|Other Abstract||Anti-N-methyl-D-aspartate receptor encephalitis (anti-NMDARE) is mainly mediated by antibodies and B cell receptor (BCR) specifically binding to the NR1 subunit of NMDA receptor in the central nervous system, these antibodies cause neurological damage to the central nervous system by affecting the NMDA receptors. Therefore, the antibody or BCR specifically targeting NR1 antigen in brain is one of the key objects in the molecular mechanism study of this disease. Immune repertoire (IR) is an important method to study the characteristics and pathogenesis of B-cellmediated autoimmune diseases by obtaining BCR or antibody gene sequences through sequencing. At present, there are only three reports of NR1-positive BCR from foreign patients with anti-NMDARE. They only found a small number of NR1-positive BCR/antibody genes and their methods were less efficient, so it is urgent to find a more efficient method for the study of NR1-positive B cell IR. In addition, their study did not provide additional clues about the differences between patients with anti-NMDARE and healthy people from the perspective of IR. On the other hand, epidemiology and histological results have shown that teratoma is one of the triggers of this encephalitis, but there is no further molecular biology evidence of the correlation between teratoma and anti-NMDARE. Comparing B cell IR characteristics of patients with teratoma and patients with anti-NMDARE can explore the relationship between them at the level of gene. Therefore, we carried out the following three aspects of research to explore the characteristics of these diseases from the perspective of B cell IR.
First of all, we established a NR1-positive BCR gene capture method and NR1-positive BCR gene data set. We selected B cells in cerebral spinal fluid (CSF) that could bind to NR1 antigen by flow cytometry, and then we captured their BCR genes by single cell IR amplification and sequencing. Finally, we got gene sequences of more than 100 NR1-positive B cells from 12 patients with anti-NMDARE, and after sequence alignment, we finally obtained 44 kinds of heavy chains and 38 kinds of light chains. Compared with the three published literature mentioned above, the NR1-positive BCR gene capture method we adopted is more efficient, and we also found more NR1-positive BCR sequences.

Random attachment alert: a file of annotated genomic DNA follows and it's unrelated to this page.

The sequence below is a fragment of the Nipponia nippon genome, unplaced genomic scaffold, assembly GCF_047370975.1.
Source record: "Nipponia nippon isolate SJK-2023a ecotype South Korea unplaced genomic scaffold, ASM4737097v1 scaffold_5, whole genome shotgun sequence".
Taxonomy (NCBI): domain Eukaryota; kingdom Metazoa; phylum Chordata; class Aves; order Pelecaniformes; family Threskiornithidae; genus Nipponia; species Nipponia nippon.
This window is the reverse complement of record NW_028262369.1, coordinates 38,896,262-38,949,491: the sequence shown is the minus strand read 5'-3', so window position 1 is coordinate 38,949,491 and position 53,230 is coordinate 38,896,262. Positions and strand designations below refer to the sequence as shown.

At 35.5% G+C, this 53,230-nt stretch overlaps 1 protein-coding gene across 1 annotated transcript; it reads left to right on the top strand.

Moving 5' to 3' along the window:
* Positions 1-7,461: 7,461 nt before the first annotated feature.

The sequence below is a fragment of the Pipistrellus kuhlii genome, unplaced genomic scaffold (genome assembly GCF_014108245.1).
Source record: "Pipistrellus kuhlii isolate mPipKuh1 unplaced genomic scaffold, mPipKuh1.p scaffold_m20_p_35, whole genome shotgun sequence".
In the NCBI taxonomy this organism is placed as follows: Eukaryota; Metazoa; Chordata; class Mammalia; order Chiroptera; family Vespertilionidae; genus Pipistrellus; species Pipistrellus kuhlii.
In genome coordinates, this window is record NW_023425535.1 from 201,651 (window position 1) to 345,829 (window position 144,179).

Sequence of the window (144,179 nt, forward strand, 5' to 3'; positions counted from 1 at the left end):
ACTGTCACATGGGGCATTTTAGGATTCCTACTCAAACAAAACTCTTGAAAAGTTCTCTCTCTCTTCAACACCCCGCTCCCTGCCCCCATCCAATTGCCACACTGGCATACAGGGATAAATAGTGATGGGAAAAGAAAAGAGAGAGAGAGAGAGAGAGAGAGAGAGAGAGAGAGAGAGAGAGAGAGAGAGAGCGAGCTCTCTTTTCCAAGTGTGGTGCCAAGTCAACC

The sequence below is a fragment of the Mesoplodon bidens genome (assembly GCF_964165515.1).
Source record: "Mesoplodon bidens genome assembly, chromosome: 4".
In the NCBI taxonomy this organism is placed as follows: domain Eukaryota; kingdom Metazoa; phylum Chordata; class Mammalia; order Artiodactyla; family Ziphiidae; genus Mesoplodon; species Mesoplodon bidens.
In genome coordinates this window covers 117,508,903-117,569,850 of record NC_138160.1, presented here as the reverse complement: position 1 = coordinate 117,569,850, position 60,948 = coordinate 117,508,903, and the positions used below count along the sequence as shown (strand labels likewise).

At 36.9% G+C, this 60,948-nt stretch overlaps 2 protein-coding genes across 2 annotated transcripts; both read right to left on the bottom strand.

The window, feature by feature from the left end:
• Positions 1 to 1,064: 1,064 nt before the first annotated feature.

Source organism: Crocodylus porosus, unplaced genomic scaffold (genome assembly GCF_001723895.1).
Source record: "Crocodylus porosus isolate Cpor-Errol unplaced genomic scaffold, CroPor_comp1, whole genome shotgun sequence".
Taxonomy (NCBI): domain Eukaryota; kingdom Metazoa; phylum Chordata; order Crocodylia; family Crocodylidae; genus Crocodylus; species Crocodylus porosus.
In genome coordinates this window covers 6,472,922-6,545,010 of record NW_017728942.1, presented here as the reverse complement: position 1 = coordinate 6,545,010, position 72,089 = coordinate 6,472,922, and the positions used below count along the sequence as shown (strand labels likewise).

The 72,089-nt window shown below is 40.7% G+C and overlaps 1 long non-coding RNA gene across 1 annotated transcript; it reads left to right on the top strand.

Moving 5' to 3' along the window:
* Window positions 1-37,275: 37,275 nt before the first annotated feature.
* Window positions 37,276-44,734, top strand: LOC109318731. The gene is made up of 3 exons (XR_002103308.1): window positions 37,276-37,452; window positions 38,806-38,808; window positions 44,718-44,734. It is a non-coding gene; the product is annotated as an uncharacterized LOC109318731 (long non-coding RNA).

Secondly, we explored the overall characteristics of patients' NR1-positive BCR gene data set by bioinformatic methods. We found that there were common clones among patients with anti-NMDARE, and these NR1-positive BCR showed obvious V/J gene usage preference. In addition, the specificity of the obtained NR1-positive BCR gene data set was verified by using BCR data of other immune-mediated disorders of the central system and healthy people from the public databases, which laid a foundation for the data set to be used as potential markers of anti-NMDARE.
Thirdly, we analyzed the B cell IR characteristics in the peripheral blood of the other 7 patients with anti-NMDARE, 4 patients with teratoma (without anti-NMDARE) and 4 healthy people using traditional immune repertoire high-throughput sequencing and bioinformatic methods. We found that the diversity of B cell IR in peripheral blood of these two disease groups were lower than that of the healthy group; there were significant differences in the preference of V/J gene usage, mutation rate and so on among these three groups; some patients with anti-NMDARE and some patients with teratoma had relative high similarity in B cell IR. Combined with the results of flow cytometry that NR1-positive B cells were found in both the teratoma group and the encephalitis group, we deduced that the similarity of B cell IR between these two groups may be related to NR1 antigen. Our study not only reflected the differences in peripheral blood B cell IR between patients with anti-NMDARE and healthy people, but also provided clues for further study on teratoma as a trigger of this encephalitis.
Based on the results of the first study and second study in this paper, we reached the following conclusions: different patients with anti-NMDARE had the same epitope, and there was obvious oligonoclonal hyperplasia in their brain; through the results of the third study, we reached the following conclusions: there were differences between healthy people and patients with anti-NMDARE in the characteristics of peripheral blood B cell immune repertoire; patients only with teratoma whose anti-NMDAR antibodies test were negative in serum can have exposed NR1 antigen in their bodies.|